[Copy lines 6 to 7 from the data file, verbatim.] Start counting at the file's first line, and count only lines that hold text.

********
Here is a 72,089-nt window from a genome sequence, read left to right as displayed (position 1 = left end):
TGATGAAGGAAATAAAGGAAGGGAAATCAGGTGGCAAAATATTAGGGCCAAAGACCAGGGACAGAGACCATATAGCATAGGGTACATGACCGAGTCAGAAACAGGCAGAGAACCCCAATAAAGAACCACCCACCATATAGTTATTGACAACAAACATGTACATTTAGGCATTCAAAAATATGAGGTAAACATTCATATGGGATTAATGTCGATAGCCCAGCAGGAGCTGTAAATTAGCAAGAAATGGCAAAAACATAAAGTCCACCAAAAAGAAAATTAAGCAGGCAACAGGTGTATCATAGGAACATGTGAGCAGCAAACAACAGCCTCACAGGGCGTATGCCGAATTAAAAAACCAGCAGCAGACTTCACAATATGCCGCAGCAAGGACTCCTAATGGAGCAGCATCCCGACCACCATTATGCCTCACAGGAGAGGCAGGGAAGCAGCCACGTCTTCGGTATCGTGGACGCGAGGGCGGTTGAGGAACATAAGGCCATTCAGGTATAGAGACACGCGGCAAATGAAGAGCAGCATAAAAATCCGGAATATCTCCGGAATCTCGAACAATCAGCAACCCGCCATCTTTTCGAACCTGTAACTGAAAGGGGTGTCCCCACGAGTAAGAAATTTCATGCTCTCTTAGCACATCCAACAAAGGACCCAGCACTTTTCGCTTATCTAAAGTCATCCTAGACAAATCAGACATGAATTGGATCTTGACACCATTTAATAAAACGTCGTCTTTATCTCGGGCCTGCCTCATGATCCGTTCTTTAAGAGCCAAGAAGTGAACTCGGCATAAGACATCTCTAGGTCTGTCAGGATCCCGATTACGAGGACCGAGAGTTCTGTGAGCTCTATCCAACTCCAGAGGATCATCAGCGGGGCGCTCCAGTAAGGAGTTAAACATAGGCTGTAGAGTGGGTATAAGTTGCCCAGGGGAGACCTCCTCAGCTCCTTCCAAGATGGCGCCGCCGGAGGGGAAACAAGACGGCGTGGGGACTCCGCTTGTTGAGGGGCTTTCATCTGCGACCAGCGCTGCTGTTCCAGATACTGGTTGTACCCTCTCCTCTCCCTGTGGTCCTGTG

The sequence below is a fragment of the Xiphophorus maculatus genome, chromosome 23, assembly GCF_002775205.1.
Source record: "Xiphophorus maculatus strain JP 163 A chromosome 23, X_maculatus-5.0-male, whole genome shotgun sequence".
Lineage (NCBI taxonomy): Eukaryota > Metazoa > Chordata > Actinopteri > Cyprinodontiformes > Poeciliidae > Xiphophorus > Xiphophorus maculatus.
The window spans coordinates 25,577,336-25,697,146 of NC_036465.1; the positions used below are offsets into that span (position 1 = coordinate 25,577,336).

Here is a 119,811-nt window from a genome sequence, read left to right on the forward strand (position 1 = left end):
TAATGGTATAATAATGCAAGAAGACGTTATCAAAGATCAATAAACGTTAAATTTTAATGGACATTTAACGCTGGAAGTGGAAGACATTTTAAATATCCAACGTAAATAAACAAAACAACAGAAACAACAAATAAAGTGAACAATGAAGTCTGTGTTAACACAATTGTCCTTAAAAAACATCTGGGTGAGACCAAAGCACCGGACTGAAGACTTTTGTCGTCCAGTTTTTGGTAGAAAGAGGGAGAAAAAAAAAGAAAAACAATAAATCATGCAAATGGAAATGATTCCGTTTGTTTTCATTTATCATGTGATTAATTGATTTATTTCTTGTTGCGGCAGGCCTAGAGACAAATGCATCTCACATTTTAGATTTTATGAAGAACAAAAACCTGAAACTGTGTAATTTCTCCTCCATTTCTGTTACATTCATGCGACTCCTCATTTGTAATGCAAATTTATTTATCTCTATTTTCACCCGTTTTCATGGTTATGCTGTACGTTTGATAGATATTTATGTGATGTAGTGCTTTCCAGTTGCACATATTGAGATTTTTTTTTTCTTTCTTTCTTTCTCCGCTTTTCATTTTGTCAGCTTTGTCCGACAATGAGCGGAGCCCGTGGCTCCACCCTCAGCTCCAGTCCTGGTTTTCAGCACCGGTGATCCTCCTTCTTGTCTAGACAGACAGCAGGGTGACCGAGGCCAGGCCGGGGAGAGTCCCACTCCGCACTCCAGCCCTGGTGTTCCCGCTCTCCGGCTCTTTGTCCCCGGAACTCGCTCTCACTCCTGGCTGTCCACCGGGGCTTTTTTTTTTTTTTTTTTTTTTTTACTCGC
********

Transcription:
The window spans coordinates 25,577,336-25,697,146 of NC_036465.1; the positions used below are offsets into that span (position 1 = coordinate 25,577,336).

Here is a 119,811-nt window from a genome sequence, read left to right on the forward strand (position 1 = left end):